US inflation revved up further last month partly thanks to the biggest monthly bounce in used vehicle prices for more than 60 years.
America’s consumer price index (CPI) rose by 5.4% in June compared to a year ago, matching a level last seen in 2008, as the economy continued to rebound from the coronavirus crisis and some supply chains struggled to keep up.
Inflation in the world’s biggest economy had already climbed to 5% in May and the unexpectedly strong latest reading adds to the potential headache facing the US Federal Reserve, which targets a 2% rate.
The latest figures showed the index for used cars and trucks rose by 10.5% between May and June alone, the biggest increase since it was first published in 1953.
That meant second hand cars were on average changing hands last month for 45% more than a year earlier.
The CPI figures pushed the US dollar higher and gave pause to Wall Street shares – with the Dow Jones slipping from record highs despite hopes that the start of earnings season this week will deliver a bumper crop of quarterly profits.
Markets are gripped by the possibility that the Fed might have to hike ultra-low interest rates sooner than expected, a prospect that could both cool domestic growth and sow anxiety among global borrowers.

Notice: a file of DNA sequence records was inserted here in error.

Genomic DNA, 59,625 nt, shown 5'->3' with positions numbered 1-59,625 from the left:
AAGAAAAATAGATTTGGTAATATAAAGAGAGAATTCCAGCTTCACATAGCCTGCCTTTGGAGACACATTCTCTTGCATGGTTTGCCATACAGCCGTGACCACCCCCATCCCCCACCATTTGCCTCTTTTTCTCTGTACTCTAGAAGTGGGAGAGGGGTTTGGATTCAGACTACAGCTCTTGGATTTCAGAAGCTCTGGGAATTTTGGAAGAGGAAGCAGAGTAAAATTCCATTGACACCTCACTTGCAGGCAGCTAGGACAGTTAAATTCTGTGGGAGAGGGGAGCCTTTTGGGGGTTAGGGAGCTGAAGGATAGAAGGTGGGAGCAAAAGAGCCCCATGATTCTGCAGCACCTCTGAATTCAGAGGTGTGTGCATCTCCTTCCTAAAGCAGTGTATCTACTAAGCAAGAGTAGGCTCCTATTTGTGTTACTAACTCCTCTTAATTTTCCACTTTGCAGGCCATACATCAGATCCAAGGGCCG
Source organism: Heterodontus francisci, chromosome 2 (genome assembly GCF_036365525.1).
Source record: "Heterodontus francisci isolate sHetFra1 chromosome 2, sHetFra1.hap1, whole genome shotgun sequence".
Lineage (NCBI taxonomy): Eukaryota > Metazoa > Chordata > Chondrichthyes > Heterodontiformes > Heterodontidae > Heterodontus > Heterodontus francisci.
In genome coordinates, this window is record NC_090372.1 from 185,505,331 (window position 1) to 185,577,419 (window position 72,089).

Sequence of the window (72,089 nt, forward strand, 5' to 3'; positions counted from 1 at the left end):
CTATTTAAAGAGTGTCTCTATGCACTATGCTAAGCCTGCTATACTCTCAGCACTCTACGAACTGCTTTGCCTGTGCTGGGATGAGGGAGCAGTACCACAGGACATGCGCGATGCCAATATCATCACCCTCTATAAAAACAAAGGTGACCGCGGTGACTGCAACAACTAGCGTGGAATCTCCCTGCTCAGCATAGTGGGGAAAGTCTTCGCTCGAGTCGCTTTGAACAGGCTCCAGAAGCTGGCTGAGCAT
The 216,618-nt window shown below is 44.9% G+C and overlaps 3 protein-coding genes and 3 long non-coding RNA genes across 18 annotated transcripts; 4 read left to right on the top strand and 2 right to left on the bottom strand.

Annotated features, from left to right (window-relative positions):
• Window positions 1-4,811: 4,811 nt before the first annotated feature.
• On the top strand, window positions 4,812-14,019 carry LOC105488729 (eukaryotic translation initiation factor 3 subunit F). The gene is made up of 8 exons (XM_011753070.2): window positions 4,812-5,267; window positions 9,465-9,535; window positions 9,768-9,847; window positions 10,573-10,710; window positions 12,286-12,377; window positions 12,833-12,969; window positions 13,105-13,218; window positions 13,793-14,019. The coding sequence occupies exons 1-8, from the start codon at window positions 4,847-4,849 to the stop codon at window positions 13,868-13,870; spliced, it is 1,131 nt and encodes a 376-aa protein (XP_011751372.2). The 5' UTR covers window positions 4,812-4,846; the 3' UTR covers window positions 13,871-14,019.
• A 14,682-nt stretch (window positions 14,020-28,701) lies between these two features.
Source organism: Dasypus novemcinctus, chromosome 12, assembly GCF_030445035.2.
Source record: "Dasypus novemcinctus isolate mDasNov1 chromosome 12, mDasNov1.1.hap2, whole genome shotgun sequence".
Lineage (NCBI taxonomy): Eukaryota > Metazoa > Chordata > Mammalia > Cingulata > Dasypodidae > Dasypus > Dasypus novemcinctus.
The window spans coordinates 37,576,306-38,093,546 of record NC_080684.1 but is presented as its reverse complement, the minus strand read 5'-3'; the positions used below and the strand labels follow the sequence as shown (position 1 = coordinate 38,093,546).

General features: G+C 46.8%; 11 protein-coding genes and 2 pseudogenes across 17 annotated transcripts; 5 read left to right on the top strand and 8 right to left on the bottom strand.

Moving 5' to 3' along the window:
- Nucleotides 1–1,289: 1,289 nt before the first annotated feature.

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The Fed, whose chair Jerome Powell is due to deliver two days of testimony to US legislators this week, has maintained that the rise in inflation is transitory – a temporary result of the bounce-back from last year’s recession.
Latest figures published by the Bureau of Labour Statistics showed that a fuel price rises – after oil slumped earlier during the pandemic – were a big part of the continuing uptick on inflation.
But they also showed that even stripping out volatile food and energy prices, inflation was at 4.5%, its highest level on this measure since 1991.
The unprecedented increase for used cars and trucks accounted for a big chunk of the headline inflation number and comes after a shortage of semiconductor chips squeezed the supply of new vehicles.
New car prices rose by 2% month-on-month – the biggest increase since 1981 – while hotels and restaurants also put up their rates.
The rise in inflation is attributed to shortages of raw materials such as semiconductors and lumber as well as surging demand from consumers who are increasingly travelling, shopping and eating out, combined with a lack of workers to serve them – pushing up wages.
However, officials in Washington think the price spikes will fade as supply bottlenecks ease and the economy settles back to normal.
In any case, the Fed is aiming for inflation to remain above its 2% target for some time to make up for being below that level for much of the past decade.
Inflation has also picked up in the UK, though to a lesser extent – also attributed to factors that officials believe will prove transitory.